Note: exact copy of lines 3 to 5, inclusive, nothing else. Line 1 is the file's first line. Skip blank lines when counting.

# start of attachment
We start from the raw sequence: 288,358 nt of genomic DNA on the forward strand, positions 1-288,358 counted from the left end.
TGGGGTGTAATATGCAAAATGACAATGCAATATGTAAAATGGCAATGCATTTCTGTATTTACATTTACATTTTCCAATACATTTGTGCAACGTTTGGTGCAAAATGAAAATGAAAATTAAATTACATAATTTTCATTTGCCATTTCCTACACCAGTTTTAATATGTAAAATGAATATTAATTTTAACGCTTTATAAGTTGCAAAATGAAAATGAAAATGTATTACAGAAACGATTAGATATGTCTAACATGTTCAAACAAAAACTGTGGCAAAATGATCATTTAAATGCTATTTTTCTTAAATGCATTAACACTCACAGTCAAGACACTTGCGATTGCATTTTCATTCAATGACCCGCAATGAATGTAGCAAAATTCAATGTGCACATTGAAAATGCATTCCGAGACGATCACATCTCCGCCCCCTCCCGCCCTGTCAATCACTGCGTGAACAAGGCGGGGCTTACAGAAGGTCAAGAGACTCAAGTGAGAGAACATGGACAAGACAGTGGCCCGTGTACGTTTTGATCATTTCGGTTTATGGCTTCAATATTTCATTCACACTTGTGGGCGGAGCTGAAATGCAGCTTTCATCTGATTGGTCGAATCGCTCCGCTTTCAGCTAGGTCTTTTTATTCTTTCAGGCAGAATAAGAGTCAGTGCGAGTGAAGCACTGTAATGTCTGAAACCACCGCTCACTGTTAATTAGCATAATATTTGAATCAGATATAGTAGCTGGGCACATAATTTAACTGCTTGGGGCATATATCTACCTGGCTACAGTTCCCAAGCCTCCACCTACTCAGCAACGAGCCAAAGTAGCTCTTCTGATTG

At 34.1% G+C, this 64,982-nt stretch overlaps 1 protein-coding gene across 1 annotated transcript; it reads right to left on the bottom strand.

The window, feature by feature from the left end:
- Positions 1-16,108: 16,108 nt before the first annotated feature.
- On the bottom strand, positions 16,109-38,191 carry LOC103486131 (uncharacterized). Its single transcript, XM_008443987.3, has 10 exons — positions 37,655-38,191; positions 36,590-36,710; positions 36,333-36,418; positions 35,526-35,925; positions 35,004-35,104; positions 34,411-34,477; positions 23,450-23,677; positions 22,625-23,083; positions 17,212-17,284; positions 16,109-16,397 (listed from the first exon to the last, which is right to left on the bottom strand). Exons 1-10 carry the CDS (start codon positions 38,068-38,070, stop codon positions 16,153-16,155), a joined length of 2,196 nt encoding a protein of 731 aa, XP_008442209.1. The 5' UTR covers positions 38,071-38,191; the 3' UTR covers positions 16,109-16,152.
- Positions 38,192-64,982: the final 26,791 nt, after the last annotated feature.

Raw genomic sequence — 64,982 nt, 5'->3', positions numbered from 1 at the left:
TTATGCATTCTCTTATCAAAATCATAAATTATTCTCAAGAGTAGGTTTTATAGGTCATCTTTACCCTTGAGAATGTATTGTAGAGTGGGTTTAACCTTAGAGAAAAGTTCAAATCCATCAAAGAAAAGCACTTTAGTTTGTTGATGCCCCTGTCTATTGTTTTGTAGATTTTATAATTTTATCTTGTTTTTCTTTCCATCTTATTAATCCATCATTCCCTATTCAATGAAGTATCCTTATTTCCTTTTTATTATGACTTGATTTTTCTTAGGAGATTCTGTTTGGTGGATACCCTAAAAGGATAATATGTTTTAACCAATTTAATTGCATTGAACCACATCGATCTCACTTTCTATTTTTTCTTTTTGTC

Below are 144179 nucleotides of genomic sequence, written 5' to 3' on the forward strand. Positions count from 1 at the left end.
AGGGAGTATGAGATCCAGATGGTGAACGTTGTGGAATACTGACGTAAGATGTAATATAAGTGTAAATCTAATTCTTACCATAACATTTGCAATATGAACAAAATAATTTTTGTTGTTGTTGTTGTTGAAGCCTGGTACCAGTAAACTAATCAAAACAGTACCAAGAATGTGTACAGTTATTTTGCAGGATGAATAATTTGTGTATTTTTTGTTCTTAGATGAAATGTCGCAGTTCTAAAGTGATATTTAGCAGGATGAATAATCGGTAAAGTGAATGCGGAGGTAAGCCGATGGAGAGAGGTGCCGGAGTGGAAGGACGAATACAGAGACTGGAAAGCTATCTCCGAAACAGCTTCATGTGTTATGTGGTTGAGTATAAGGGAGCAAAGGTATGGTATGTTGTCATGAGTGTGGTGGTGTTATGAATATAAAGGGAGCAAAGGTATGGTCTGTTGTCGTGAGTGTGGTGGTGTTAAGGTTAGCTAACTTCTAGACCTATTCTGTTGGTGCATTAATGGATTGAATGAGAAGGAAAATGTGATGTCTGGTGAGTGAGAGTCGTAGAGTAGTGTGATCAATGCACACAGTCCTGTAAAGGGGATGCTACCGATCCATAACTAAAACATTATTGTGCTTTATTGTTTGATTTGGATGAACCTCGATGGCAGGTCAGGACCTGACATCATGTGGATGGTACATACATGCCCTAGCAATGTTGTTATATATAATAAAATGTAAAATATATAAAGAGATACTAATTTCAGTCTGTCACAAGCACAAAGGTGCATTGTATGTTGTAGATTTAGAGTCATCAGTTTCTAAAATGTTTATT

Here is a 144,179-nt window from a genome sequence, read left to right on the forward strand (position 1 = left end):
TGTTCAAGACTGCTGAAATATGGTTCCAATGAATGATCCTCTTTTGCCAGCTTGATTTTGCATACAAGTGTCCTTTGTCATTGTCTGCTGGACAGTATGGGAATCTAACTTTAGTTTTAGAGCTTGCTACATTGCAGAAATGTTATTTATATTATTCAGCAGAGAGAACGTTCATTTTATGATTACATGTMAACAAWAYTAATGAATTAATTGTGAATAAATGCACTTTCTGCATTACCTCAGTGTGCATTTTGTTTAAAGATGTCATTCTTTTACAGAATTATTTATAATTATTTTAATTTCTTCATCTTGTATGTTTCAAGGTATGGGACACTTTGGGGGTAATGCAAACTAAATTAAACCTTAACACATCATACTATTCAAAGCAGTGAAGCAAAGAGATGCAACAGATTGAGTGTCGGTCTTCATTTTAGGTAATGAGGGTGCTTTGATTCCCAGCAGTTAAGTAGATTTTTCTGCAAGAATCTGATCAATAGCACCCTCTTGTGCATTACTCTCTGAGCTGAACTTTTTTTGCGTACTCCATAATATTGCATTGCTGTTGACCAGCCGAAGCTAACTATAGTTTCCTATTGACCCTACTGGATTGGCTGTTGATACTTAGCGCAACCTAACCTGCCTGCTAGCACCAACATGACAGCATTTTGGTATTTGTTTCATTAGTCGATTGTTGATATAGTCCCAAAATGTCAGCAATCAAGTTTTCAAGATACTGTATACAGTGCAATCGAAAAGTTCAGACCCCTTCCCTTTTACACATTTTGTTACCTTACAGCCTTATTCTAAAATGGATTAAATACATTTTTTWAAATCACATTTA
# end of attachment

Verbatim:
At 34.1% G+C, this 64,982-nt stretch overlaps 1 protein-coding gene across 1 annotated transcript; it reads right to left on the bottom strand.

The window, feature by feature from the left end:
- Positions 1-16,108: 16,108 nt before the first annotated feature.